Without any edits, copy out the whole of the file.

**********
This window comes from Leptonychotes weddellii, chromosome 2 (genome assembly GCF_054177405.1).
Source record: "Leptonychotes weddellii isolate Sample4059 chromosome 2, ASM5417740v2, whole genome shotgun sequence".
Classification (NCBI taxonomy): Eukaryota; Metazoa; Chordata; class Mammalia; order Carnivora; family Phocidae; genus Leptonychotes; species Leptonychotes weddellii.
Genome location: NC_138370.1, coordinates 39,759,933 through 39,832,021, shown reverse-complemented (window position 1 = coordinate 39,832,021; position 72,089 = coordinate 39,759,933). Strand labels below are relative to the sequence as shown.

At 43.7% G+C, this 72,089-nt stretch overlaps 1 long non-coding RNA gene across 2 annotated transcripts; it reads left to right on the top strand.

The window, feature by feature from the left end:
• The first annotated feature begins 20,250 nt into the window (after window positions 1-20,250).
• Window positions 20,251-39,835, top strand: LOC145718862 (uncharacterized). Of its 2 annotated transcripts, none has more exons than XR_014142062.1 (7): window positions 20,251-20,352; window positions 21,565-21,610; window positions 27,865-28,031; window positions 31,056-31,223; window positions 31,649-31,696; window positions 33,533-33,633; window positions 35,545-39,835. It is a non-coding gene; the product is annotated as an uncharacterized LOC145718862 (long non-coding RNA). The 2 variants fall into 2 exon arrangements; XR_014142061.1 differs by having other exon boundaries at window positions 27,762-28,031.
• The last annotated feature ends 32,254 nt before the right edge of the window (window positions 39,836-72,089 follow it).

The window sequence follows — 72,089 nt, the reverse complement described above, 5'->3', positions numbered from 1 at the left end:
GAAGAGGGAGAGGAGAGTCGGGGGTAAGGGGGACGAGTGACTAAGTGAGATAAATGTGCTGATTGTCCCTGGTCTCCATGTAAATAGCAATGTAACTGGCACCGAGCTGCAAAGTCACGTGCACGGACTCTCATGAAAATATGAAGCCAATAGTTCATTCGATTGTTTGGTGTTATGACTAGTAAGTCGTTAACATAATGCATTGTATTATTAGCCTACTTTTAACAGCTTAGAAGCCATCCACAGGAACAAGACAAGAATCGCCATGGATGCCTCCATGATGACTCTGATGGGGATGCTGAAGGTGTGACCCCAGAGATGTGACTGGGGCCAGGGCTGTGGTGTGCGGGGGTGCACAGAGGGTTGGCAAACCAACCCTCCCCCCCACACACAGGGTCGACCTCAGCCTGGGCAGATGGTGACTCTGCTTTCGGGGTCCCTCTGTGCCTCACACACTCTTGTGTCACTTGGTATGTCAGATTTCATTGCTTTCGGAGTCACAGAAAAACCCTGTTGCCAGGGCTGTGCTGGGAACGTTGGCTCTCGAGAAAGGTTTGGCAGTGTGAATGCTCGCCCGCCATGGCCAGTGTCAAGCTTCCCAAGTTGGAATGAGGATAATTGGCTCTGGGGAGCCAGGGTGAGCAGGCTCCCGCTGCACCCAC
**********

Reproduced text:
This window comes from Leptonychotes weddellii, chromosome 2 (genome assembly GCF_054177405.1).
Source record: "Leptonychotes weddellii isolate Sample4059 chromosome 2, ASM5417740v2, whole genome shotgun sequence".
Classification (NCBI taxonomy): Eukaryota; Metazoa; Chordata; class Mammalia; order Carnivora; family Phocidae; genus Leptonychotes; species Leptonychotes weddellii.
Genome location: NC_138370.1, coordinates 39,759,933 through 39,832,021, shown reverse-complemented (window position 1 = coordinate 39,832,021; position 72,089 = coordinate 39,759,933). Strand labels below are relative to the sequence as shown.

At 43.7% G+C, this 72,089-nt stretch overlaps 1 long non-coding RNA gene across 2 annotated transcripts; it reads left to right on the top strand.

The window, feature by feature from the left end:
• The first annotated feature begins 20,250 nt into the window (after window positions 1-20,250).
• Window positions 20,251-39,835, top strand: LOC145718862 (uncharacterized). Of its 2 annotated transcripts, none has more exons than XR_014142062.1 (7): window positions 20,251-20,352; window positions 21,565-21,610; window positions 27,865-28,031; window positions 31,056-31,223; window positions 31,649-31,696; window positions 33,533-33,633; window positions 35,545-39,835. It is a non-coding gene; the product is annotated as an uncharacterized LOC145718862 (long non-coding RNA). The 2 variants fall into 2 exon arrangements; XR_014142061.1 differs by having other exon boundaries at window positions 27,762-28,031.
• The last annotated feature ends 32,254 nt before the right edge of the window (window positions 39,836-72,089 follow it).

The window sequence follows — 72,089 nt, the reverse complement described above, 5'->3', positions numbered from 1 at the left end:
GAAGAGGGAGAGGAGAGTCGGGGGTAAGGGGGACGAGTGACTAAGTGAGATAAATGTGCTGATTGTCCCTGGTCTCCATGTAAATAGCAATGTAACTGGCACCGAGCTGCAAAGTCACGTGCACGGACTCTCATGAAAATATGAAGCCAATAGTTCATTCGATTGTTTGGTGTTATGACTAGTAAGTCGTTAACATAATGCATTGTATTATTAGCCTACTTTTAACAGCTTAGAAGCCATCCACAGGAACAAGACAAGAATCGCCATGGATGCCTCCATGATGACTCTGATGGGGATGCTGAAGGTGTGACCCCAGAGATGTGACTGGGGCCAGGGCTGTGGTGTGCGGGGGTGCACAGAGGGTTGGCAAACCAACCCTCCCCCCCACACACAGGGTCGACCTCAGCCTGGGCAGATGGTGACTCTGCTTTCGGGGTCCCTCTGTGCCTCACACACTCTTGTGTCACTTGGTATGTCAGATTTCATTGCTTTCGGAGTCACAGAAAAACCCTGTTGCCAGGGCTGTGCTGGGAACGTTGGCTCTCGAGAAAGGTTTGGCAGTGTGAATGCTCGCCCGCCATGGCCAGTGTCAAGCTTCCCAAGTTGGAATGAGGATAATTGGCTCTGGGGAGCCAGGGTGAGCAGGCTCCCGCTGCACCCAC